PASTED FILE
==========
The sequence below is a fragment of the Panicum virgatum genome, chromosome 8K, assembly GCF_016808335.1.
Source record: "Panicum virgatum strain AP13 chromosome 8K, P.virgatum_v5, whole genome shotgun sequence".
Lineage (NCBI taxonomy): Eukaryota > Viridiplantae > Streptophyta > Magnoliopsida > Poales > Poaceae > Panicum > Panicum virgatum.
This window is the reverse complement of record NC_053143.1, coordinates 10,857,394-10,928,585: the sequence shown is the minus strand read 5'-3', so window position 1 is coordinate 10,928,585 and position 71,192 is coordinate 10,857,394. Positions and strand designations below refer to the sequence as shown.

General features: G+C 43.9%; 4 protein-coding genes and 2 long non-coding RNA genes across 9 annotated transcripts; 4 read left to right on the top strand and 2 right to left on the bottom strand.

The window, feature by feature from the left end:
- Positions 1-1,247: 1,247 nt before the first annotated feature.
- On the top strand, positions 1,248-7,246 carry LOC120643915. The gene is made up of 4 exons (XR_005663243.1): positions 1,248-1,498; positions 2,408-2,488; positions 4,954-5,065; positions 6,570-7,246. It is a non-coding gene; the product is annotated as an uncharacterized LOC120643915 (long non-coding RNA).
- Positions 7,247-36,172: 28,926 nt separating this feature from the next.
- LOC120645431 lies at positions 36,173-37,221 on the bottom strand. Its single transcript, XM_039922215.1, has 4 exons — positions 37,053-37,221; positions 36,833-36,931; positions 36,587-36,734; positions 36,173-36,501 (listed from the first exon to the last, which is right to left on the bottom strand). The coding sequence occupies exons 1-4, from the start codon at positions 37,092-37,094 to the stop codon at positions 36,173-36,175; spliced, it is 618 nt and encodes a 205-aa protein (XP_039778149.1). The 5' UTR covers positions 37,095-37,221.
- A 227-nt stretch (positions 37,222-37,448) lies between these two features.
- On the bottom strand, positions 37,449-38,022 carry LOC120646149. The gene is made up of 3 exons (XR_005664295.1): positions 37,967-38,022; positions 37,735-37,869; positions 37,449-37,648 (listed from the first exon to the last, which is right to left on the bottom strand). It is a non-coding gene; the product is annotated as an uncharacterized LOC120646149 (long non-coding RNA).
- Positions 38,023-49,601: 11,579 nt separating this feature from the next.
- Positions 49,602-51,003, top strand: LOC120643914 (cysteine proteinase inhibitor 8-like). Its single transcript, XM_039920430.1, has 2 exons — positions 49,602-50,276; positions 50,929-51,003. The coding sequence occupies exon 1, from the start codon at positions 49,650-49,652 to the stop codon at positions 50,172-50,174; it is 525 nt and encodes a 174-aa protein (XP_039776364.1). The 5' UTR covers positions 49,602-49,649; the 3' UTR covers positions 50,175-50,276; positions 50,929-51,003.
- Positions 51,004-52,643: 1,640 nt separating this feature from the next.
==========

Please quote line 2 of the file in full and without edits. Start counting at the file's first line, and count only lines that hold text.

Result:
Source record: "Panicum virgatum strain AP13 chromosome 8K, P.virgatum_v5, whole genome shotgun sequence".